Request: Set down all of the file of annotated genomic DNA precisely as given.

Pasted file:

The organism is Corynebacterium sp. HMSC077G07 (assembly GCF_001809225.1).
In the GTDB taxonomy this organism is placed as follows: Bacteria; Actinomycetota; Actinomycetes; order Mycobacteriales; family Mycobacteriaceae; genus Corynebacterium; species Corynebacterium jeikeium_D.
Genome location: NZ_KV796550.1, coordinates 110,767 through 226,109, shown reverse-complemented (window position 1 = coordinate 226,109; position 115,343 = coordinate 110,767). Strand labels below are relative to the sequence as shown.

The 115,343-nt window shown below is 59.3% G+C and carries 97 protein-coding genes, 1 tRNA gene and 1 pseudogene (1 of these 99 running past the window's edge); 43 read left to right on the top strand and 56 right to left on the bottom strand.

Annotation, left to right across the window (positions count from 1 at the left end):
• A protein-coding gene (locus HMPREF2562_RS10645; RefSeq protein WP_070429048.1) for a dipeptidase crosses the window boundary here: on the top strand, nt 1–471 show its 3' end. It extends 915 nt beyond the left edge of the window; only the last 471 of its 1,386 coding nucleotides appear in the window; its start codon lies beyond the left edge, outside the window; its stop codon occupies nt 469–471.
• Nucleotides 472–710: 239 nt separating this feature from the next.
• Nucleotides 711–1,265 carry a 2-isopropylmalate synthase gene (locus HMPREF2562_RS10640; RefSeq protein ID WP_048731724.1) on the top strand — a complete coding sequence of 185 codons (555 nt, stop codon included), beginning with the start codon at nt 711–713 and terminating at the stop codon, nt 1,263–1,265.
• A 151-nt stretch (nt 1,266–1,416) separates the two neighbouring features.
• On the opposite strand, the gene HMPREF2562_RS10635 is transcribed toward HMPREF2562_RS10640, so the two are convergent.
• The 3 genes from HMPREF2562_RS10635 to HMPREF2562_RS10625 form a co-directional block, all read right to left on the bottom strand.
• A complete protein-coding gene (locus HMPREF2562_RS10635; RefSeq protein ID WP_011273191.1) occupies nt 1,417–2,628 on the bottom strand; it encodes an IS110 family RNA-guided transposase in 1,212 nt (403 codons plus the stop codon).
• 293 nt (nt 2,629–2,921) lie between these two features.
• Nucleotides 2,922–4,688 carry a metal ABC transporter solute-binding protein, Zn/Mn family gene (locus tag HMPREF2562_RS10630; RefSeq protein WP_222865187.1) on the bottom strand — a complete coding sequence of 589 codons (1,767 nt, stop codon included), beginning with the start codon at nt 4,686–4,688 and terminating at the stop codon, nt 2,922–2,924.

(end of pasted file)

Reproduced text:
The organism is Corynebacterium sp. HMSC077G07 (assembly GCF_001809225.1).
In the GTDB taxonomy this organism is placed as follows: Bacteria; Actinomycetota; Actinomycetes; order Mycobacteriales; family Mycobacteriaceae; genus Corynebacterium; species Corynebacterium jeikeium_D.
Genome location: NZ_KV796550.1, coordinates 110,767 through 226,109, shown reverse-complemented (window position 1 = coordinate 226,109; position 115,343 = coordinate 110,767). Strand labels below are relative to the sequence as shown.

The 115,343-nt window shown below is 59.3% G+C and carries 97 protein-coding genes, 1 tRNA gene and 1 pseudogene (1 of these 99 running past the window's edge); 43 read left to right on the top strand and 56 right to left on the bottom strand.

Annotation, left to right across the window (positions count from 1 at the left end):
• A protein-coding gene (locus HMPREF2562_RS10645; RefSeq protein WP_070429048.1) for a dipeptidase crosses the window boundary here: on the top strand, nt 1–471 show its 3' end. It extends 915 nt beyond the left edge of the window; only the last 471 of its 1,386 coding nucleotides appear in the window; its start codon lies beyond the left edge, outside the window; its stop codon occupies nt 469–471.
• Nucleotides 472–710: 239 nt separating this feature from the next.
• Nucleotides 711–1,265 carry a 2-isopropylmalate synthase gene (locus HMPREF2562_RS10640; RefSeq protein ID WP_048731724.1) on the top strand — a complete coding sequence of 185 codons (555 nt, stop codon included), beginning with the start codon at nt 711–713 and terminating at the stop codon, nt 1,263–1,265.
• A 151-nt stretch (nt 1,266–1,416) separates the two neighbouring features.
• On the opposite strand, the gene HMPREF2562_RS10635 is transcribed toward HMPREF2562_RS10640, so the two are convergent.
• The 3 genes from HMPREF2562_RS10635 to HMPREF2562_RS10625 form a co-directional block, all read right to left on the bottom strand.
• A complete protein-coding gene (locus HMPREF2562_RS10635; RefSeq protein ID WP_011273191.1) occupies nt 1,417–2,628 on the bottom strand; it encodes an IS110 family RNA-guided transposase in 1,212 nt (403 codons plus the stop codon).
• 293 nt (nt 2,629–2,921) lie between these two features.
• Nucleotides 2,922–4,688 carry a metal ABC transporter solute-binding protein, Zn/Mn family gene (locus tag HMPREF2562_RS10630; RefSeq protein WP_222865187.1) on the bottom strand — a complete coding sequence of 589 codons (1,767 nt, stop codon included), beginning with the start codon at nt 4,686–4,688 and terminating at the stop codon, nt 2,922–2,924.